• Mandatory use of Jute goods: Mandatory use of Jute bags in food grains and sugar, cement and in fertilizers.
  • Modernization and Rationalization: Modernization and rationalization of Jute mills have been undertaken.
  • Nationalization of ‘sick’ Jute mills: The National Jute Manufac­ture Corporation Limited (NJMC) under the Ministry of Textiles has taken over the management of sick Jute mills.
  • Under the Jute Packaging Materials (Compulsory Use in Packing Commodities) Act 1987 (JPMA), the government is required to consider and provide for the compulsory use of jute packaging materials for supply. Under unusual circumstances, the central government can allow the use of plastic bags as an alternative for up to 30% of the total requirement for food grains.
  • Whenever the market price of raw jute falls below a certain level, the Jute Corporation of India (JCI) procures raw jute at Minimum Support Price (MSP), fixed on the basis of recommendation of the commission for Agricultural Cost and Prices (CACP), from jute growers to safeguard their interest.
  • Incentive Scheme for Acquisition of Plants and Machinery (ISAPM): Government of India launched ISAPM for Jute Industry and Jute Diversified Products Manufacturing Units in 2013. The basic aim of this scheme is to facilitate modernization in existing and new jute mills and up- gradation of technology in existing jute mills and to provide assistance to a large number of entrepreneurs to manufacture value added biodegradable Jute Diversified Products (JDP) as well as for modernization Jute up-gradation of technology.
  • Jute-ICARE (Jute: Improved Cultivation and Advanced Retting Exercise): This pilot project launched in 2015 is aimed at addressing the difficulties faced by the jute cultivators by providing them certified seeds at subsidized rates, seed drills to facilitate line sowing, nail-weeders to carry out periodic weeding and by popularizing several newly developed retting technologies under water limiting conditions. This has resulted in increased returns to jute farmers.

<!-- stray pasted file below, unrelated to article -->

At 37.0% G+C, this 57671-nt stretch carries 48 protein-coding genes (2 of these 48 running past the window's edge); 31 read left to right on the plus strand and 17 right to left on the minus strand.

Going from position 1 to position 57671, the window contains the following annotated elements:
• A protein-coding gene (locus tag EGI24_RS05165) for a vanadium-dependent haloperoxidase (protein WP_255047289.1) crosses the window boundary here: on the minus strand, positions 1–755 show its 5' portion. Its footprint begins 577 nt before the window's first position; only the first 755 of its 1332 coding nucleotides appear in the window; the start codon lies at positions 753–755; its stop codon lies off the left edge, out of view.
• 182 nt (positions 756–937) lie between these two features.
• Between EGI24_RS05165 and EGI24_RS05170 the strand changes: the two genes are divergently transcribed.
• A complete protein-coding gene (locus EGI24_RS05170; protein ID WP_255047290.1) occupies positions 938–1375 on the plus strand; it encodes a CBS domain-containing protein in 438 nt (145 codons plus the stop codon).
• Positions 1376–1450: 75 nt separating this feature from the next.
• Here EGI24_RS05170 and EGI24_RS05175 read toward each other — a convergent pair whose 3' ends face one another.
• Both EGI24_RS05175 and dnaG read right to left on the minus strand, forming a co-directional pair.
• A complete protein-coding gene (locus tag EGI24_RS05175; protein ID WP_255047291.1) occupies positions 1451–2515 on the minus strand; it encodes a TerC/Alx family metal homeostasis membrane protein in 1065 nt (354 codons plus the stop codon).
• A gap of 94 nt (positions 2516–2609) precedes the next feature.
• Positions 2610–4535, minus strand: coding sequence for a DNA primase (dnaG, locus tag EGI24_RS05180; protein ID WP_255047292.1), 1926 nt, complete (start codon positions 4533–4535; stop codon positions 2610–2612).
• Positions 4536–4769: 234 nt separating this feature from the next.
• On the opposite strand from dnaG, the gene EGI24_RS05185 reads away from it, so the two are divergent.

• The National Jute Board implements various schemes for market development, workers’ welfare and promotion of diversification and exports.
  • Government issued a notificationin 2017 imposing Definitive Anti-Dumping Duty on jute goods originating from Bangladesh and Nepal.
  • Government has made it mandatory for the entire chain from importers and traders to the level before the end-users, to register with the Office of Jute Commissioner, and furnish monthly reports on the imported goods.
  • Government through its Office of Jute Commissioner, Kolkata has also directed all manufacturers, importers processors and traders to mark/ print/ brand the words “Made in- Country of Origin” on imported bags. Customs have also been requested to maintain a strict vigil so that no unregistered importers/ traders can import jute and no unbranded jute goods can enter India.


These measures are not enough to address the looming crisis the industry faces. Lack of implementation of existing initiatives is another problem.



  • Jute products are in high demand outside India. According to a recent report by Research and Markets, the global jute bag market was valued at $2.07 billion in 2020 and is projected to touch $3.1 billion by 2024, with consumers looking for alternatives to single-use plastic.
  • The material's appeal has been boosted by brands such as Dior making jute sandals and stars such as the Duchess of Sussex wearing jute footwear and using hessian gift bags for guests attending her wedding to Prince Harry.
  • India should seize the opportunity to invest in its industry and make diverse jute-based products such as rugs, lamps, shoes and shopping bags.
  • India's scientists have developed high yielding varieties of jute to tap this renewed interest, but unskilled labour and outdated farming practices meant this had yet to translate into economic returns.
  • Environmentalists insist jute has vast economic and green potential, particularly as consumers voice concerns about fast fashion and more countries introduce legislation to ban single-use plastic.
  • Every part of the jute plant can be used: the outer layer for the fibre, the woody stem for paper pulp, and the leaves can be cooked and eaten.
  • Jute has a great future. It can bring a lot of valuable foreign exchange to the country so the government must focus on this sector.


Way Ahead